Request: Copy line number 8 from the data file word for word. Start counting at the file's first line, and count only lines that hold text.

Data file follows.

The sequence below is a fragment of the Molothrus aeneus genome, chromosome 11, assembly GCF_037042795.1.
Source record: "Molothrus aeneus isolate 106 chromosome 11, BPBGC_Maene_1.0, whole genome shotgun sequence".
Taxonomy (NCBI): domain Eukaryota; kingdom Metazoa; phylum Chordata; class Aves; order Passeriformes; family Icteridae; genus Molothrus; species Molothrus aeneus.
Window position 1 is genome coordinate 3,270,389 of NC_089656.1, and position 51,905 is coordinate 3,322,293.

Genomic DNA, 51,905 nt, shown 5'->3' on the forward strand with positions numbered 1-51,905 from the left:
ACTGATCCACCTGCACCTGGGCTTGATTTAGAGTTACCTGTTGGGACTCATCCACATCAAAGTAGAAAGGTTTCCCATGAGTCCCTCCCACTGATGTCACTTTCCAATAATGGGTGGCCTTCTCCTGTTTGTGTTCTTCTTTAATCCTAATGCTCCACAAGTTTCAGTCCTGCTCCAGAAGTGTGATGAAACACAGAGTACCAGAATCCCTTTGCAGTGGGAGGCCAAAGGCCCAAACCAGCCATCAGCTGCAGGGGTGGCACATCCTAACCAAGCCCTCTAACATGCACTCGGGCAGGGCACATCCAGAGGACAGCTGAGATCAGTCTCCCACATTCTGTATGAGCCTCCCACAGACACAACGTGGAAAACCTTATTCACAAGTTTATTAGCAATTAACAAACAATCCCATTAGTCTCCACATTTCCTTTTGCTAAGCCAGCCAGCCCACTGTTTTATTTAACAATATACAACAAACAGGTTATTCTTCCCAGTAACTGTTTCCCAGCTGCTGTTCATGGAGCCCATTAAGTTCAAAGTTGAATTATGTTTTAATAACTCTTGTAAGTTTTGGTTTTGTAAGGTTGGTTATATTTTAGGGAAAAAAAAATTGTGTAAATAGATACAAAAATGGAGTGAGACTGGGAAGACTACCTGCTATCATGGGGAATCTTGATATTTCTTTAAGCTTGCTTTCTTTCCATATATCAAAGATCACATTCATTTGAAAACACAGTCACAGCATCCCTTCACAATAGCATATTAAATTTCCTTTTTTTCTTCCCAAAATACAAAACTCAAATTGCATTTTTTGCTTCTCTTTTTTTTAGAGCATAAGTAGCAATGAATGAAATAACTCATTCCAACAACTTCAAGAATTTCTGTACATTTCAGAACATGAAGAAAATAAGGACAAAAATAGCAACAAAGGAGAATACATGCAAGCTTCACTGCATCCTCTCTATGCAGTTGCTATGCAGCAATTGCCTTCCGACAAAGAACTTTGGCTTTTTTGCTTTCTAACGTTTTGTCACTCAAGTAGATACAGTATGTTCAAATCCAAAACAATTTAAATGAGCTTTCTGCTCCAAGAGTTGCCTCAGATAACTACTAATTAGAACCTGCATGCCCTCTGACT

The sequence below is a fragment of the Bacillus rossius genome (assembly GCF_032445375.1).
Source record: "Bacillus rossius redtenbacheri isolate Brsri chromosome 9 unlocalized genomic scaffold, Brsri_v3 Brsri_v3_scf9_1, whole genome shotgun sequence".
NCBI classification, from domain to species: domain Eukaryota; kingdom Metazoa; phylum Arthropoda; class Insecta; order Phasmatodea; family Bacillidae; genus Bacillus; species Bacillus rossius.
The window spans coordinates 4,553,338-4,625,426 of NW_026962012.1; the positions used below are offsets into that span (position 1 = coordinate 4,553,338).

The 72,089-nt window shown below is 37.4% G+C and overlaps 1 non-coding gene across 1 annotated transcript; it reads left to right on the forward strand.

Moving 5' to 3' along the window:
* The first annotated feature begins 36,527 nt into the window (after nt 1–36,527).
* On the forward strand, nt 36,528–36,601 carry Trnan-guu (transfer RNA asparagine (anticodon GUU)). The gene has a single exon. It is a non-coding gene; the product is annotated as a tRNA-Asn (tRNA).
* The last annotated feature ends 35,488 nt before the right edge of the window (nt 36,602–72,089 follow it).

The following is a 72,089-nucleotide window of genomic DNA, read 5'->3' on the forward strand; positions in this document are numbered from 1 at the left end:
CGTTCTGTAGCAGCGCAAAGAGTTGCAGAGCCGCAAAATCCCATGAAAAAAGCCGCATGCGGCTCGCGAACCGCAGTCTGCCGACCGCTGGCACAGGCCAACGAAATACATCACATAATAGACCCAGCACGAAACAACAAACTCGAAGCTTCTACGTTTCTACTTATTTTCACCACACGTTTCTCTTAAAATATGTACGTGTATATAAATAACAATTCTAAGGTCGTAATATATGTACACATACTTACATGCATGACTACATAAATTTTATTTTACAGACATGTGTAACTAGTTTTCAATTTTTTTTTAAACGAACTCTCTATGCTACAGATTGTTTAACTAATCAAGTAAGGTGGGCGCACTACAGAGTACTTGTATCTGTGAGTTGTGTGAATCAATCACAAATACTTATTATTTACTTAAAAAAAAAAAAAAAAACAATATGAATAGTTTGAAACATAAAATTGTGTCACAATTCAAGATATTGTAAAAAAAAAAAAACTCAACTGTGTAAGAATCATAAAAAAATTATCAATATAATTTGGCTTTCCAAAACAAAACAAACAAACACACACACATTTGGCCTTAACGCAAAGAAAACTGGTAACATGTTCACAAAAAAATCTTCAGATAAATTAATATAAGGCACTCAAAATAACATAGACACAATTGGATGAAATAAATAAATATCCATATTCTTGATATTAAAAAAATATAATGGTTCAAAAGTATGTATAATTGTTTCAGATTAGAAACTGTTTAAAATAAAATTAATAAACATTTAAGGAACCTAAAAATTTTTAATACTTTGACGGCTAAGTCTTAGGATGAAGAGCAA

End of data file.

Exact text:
Source record: "Bacillus rossius redtenbacheri isolate Brsri chromosome 9 unlocalized genomic scaffold, Brsri_v3 Brsri_v3_scf9_1, whole genome shotgun sequence".